Lincoln Unbound: 1of2: How an Ambitious Young Railsplitter Saved the American Dream--and How We Can Do It AgainHardcover – June 11, 2013

Jul 13, 01:40 AM
Image: Abraham Lincoln resided in Springfield for 24 years
 Original work: Thomas Hicks (1823-1890, artist) Leopold Grozelier (1830-1865, lithographer) W. William Schaus (publisher) J.H. Bufford's Lith. (printer) Restoration: Adam Cuerden - This image is available from the United States Library of Congress's Prints and Photographs division under the digital ID pga.00380. This tag does not indicate the copyright status of the attached work. A normal copyright tag is still required. See Commons:Licensing for more information.

"Hon. Abraham Lincoln, Republican candidate for the presidency, 1860" - Lithograph by Leopold Grozelier, et al, showing the young Abraham Lincoln, before he grew his iconic beard. According to the Library of Congress, "Thomas Hicks painted a portrait of Lincoln at his office in Springfield specifically for this lithograph." This painting is in the collections of the Chicago Historical Society.


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  • File:Thomas Hicks - Leopold Grozelier - Presidential Candidate Abraham Lincoln 1860 - cropped to lithographic plate.jpg
  • Created: 1 January 1860



Lincoln Unbound: 1of2: How an Ambitious Young Railsplitter Saved the American Dream--and How We Can Do It AgainHardcover – June 11, 2013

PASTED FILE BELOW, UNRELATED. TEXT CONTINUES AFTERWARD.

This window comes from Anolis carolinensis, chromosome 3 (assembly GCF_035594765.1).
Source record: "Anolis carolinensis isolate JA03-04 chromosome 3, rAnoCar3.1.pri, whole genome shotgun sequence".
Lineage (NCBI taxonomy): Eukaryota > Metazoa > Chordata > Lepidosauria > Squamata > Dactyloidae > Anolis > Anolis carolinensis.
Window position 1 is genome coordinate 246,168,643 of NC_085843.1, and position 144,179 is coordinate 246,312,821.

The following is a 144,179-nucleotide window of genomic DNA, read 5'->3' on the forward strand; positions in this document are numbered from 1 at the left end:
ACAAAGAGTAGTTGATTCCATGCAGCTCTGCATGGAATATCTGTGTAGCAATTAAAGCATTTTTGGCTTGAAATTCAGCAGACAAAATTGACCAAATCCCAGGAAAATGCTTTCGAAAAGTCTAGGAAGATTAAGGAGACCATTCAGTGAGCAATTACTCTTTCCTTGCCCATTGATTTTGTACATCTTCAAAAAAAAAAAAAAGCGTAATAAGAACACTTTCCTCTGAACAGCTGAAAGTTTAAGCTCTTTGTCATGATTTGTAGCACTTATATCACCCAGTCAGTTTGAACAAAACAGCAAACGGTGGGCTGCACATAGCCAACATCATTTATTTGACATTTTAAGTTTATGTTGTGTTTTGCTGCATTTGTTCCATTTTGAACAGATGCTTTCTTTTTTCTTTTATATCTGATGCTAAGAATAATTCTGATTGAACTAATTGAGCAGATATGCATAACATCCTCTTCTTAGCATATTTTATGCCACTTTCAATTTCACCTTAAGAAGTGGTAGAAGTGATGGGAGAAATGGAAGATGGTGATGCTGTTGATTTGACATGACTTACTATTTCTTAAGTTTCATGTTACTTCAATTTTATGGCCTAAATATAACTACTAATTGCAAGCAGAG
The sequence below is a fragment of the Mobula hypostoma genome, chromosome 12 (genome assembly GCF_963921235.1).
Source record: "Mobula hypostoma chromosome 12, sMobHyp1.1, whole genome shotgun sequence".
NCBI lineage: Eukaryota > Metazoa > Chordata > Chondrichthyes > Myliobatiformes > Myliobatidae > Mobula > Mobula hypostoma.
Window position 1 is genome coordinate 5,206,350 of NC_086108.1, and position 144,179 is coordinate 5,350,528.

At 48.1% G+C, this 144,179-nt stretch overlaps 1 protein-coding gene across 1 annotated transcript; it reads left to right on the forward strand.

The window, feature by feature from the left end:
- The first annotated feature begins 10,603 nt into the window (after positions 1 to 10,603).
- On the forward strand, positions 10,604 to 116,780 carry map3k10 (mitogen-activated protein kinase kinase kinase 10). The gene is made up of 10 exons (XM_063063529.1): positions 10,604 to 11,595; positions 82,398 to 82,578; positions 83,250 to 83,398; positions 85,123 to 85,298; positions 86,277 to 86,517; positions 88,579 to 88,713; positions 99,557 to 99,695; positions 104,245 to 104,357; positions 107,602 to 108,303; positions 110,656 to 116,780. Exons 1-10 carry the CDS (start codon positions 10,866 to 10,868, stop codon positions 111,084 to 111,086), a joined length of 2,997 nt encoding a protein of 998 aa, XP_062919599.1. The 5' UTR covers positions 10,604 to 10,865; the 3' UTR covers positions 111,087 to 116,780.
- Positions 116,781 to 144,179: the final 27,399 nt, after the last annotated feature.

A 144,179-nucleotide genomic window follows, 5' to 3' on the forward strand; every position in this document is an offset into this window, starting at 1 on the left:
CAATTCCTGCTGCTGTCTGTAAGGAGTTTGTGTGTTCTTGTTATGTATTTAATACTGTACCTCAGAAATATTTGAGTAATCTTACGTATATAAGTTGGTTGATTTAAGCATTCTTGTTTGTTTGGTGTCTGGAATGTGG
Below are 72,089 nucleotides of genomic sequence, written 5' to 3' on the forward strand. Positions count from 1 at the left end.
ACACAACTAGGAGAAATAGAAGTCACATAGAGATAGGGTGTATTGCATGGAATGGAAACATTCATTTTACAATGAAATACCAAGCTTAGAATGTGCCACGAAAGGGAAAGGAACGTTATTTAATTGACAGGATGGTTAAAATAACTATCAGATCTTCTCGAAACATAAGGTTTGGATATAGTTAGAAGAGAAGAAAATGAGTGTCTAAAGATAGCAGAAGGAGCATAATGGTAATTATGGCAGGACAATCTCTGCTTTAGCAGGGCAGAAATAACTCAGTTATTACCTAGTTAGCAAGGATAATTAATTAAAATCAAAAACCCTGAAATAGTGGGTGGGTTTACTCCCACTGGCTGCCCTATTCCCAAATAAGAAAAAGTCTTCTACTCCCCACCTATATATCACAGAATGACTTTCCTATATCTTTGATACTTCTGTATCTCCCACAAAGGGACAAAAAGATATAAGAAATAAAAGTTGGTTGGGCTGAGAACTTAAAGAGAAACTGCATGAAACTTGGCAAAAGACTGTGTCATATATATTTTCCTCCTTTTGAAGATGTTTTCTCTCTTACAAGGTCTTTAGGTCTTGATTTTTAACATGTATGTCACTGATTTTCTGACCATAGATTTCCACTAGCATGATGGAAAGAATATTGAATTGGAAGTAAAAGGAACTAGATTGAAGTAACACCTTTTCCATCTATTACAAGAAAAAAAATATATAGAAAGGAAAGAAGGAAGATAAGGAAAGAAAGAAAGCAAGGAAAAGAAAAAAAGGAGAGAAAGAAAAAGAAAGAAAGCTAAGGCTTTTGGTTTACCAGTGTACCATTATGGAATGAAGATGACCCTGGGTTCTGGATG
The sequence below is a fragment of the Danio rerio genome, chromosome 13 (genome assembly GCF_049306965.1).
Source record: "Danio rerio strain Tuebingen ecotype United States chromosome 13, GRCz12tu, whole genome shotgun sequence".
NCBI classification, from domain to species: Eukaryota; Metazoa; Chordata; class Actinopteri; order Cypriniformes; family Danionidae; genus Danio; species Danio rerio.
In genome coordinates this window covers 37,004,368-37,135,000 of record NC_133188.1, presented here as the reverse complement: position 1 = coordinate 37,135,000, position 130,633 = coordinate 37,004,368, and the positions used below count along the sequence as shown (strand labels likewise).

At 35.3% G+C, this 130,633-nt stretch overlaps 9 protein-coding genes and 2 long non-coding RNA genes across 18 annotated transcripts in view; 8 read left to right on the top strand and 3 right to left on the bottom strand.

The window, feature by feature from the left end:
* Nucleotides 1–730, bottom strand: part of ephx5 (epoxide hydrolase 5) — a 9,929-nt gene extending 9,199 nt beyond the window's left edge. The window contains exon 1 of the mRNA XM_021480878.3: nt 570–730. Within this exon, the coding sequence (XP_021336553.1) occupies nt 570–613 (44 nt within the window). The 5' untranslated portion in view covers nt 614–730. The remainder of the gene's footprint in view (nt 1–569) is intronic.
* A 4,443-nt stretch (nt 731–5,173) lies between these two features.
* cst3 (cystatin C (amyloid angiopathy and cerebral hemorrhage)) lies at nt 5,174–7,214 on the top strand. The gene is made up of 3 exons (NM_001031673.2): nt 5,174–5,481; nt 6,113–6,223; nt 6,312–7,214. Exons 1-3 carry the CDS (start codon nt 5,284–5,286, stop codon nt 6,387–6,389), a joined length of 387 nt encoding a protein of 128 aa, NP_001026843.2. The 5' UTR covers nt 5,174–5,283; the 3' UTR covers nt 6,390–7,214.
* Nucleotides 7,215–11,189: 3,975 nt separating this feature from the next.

https://www.amazon.com/Lincoln-Unbound-Ambitious-Railsplitter-Dream/dp/0062123785/ref=sr_1_1?dchild=1&keywords=rich+lowry+lincoln&qid=1594603527&s=audible&sr=8-1

Lincoln Unbound is a thoughtful mix of history and politics from Rich Lowry, the New York Times bestselling author and editor of National Review, which traces Abraham Lincoln’s ambitious climb from provincial upstart to political powerhouse.

Revered across the political spectrum, President Lincoln believed in a small but active government in a nation defined by aspiration. He embraced the market and the amazing transportation and communications revolutions beginning to take hold. He helped give birth to the modern industrial economy.

Abraham Lincoln’s vision of an upwardly mobile society that rewards and supports individual striving was wondrously realized. Now, it is under threat. To meet these challenges, conservative columnist Rich Lowry draws us back to the lessons of Lincoln. It is imperative, he argues, to preserve a fluid economy that makes it possible for individuals to thrive and live the American dream